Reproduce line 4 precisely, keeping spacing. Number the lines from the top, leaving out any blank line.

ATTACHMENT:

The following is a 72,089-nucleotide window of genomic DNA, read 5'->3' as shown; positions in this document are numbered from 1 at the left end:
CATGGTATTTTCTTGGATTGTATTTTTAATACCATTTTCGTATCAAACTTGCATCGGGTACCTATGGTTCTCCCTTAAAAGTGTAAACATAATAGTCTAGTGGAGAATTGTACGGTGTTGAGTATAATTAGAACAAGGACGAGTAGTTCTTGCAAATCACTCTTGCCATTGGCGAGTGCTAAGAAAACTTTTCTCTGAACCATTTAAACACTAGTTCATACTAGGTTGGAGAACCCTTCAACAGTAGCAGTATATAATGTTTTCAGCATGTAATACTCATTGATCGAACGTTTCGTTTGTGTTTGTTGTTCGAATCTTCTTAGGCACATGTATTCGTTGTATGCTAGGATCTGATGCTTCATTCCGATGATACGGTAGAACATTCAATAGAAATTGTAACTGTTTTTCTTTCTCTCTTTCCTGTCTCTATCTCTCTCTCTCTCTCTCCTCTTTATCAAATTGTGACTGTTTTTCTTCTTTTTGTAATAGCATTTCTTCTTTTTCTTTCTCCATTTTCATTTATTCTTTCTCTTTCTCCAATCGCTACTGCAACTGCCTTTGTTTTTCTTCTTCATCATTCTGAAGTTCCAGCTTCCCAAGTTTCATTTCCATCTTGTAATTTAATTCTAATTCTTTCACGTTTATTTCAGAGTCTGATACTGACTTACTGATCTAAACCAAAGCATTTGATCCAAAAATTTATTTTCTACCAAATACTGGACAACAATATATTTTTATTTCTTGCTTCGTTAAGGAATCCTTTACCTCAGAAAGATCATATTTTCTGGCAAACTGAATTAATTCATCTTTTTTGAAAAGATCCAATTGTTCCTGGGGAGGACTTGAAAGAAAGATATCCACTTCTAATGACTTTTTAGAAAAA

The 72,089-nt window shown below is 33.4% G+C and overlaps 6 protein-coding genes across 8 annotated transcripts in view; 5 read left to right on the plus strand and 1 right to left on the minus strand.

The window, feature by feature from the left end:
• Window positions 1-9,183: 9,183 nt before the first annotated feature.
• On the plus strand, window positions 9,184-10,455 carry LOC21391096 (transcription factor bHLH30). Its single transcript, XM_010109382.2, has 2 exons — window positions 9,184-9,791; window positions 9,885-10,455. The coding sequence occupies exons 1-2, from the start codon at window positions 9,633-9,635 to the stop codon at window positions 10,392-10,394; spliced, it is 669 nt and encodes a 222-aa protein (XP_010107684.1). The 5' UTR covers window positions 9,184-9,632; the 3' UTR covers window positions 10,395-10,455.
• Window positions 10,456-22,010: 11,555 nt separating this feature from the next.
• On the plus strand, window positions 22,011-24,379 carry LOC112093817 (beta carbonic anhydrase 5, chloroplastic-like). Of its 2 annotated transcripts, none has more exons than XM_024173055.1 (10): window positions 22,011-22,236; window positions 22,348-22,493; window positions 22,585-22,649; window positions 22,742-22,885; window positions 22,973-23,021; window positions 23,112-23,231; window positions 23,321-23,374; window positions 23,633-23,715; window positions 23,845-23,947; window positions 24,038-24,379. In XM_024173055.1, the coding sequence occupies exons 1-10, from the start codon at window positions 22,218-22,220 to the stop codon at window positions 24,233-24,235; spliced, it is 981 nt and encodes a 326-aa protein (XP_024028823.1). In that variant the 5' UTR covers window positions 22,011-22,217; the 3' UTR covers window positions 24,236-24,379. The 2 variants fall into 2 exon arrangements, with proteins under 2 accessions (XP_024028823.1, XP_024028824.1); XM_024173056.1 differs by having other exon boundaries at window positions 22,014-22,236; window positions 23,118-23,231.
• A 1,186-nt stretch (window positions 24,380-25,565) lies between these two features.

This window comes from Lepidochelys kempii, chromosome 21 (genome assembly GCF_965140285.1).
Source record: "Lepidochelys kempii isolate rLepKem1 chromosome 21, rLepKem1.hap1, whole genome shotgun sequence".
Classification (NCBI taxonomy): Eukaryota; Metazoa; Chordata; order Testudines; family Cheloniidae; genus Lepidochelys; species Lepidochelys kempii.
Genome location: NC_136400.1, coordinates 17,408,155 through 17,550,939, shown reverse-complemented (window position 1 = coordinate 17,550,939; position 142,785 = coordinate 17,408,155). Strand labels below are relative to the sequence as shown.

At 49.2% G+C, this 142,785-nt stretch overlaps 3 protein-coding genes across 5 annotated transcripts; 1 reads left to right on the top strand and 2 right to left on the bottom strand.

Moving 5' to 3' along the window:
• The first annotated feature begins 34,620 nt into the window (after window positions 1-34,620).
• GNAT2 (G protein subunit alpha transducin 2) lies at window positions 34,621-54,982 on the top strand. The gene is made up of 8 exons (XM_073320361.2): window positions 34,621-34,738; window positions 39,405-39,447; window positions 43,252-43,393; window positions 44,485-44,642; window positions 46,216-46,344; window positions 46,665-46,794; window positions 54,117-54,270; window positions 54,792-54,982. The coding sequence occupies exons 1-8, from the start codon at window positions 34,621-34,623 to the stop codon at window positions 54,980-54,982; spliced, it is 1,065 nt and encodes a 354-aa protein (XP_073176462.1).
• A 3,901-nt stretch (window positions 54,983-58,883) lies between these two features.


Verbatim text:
The window, feature by feature from the left end: